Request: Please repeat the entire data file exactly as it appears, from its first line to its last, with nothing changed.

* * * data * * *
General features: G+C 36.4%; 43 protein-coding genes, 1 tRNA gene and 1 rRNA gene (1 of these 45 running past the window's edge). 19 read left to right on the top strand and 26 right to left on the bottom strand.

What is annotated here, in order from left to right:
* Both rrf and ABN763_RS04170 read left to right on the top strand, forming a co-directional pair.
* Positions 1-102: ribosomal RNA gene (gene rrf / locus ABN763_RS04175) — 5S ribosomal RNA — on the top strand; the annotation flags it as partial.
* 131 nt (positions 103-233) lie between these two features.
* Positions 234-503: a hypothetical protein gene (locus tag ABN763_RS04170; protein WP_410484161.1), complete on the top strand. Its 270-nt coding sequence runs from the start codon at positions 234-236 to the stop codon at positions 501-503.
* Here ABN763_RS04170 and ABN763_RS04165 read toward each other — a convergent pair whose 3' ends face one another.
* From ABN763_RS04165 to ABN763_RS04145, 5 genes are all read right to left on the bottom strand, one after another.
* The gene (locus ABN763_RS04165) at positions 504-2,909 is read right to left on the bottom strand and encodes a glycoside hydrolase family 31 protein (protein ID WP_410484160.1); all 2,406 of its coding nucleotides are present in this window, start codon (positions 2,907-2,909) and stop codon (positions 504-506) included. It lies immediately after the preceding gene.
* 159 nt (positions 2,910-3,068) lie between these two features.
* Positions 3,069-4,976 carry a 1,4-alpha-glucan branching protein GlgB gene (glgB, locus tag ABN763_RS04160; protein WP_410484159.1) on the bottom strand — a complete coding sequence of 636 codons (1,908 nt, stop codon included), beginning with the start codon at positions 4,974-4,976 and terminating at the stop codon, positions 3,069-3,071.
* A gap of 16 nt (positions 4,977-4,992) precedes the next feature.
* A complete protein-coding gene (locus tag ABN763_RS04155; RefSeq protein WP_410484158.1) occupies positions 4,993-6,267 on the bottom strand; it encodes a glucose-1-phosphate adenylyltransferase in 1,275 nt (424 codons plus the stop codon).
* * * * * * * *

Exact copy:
General features: G+C 36.4%; 43 protein-coding genes, 1 tRNA gene and 1 rRNA gene (1 of these 45 running past the window's edge). 19 read left to right on the top strand and 26 right to left on the bottom strand.

What is annotated here, in order from left to right:
* Both rrf and ABN763_RS04170 read left to right on the top strand, forming a co-directional pair.
* Positions 1-102: ribosomal RNA gene (gene rrf / locus ABN763_RS04175) — 5S ribosomal RNA — on the top strand; the annotation flags it as partial.
* 131 nt (positions 103-233) lie between these two features.
* Positions 234-503: a hypothetical protein gene (locus tag ABN763_RS04170; protein WP_410484161.1), complete on the top strand. Its 270-nt coding sequence runs from the start codon at positions 234-236 to the stop codon at positions 501-503.
* Here ABN763_RS04170 and ABN763_RS04165 read toward each other — a convergent pair whose 3' ends face one another.
* From ABN763_RS04165 to ABN763_RS04145, 5 genes are all read right to left on the bottom strand, one after another.
* The gene (locus ABN763_RS04165) at positions 504-2,909 is read right to left on the bottom strand and encodes a glycoside hydrolase family 31 protein (protein ID WP_410484160.1); all 2,406 of its coding nucleotides are present in this window, start codon (positions 2,907-2,909) and stop codon (positions 504-506) included. It lies immediately after the preceding gene.
* 159 nt (positions 2,910-3,068) lie between these two features.
* Positions 3,069-4,976 carry a 1,4-alpha-glucan branching protein GlgB gene (glgB, locus tag ABN763_RS04160; protein WP_410484159.1) on the bottom strand — a complete coding sequence of 636 codons (1,908 nt, stop codon included), beginning with the start codon at positions 4,974-4,976 and terminating at the stop codon, positions 3,069-3,071.
* A gap of 16 nt (positions 4,977-4,992) precedes the next feature.
* A complete protein-coding gene (locus tag ABN763_RS04155; RefSeq protein WP_410484158.1) occupies positions 4,993-6,267 on the bottom strand; it encodes a glucose-1-phosphate adenylyltransferase in 1,275 nt (424 codons plus the stop codon).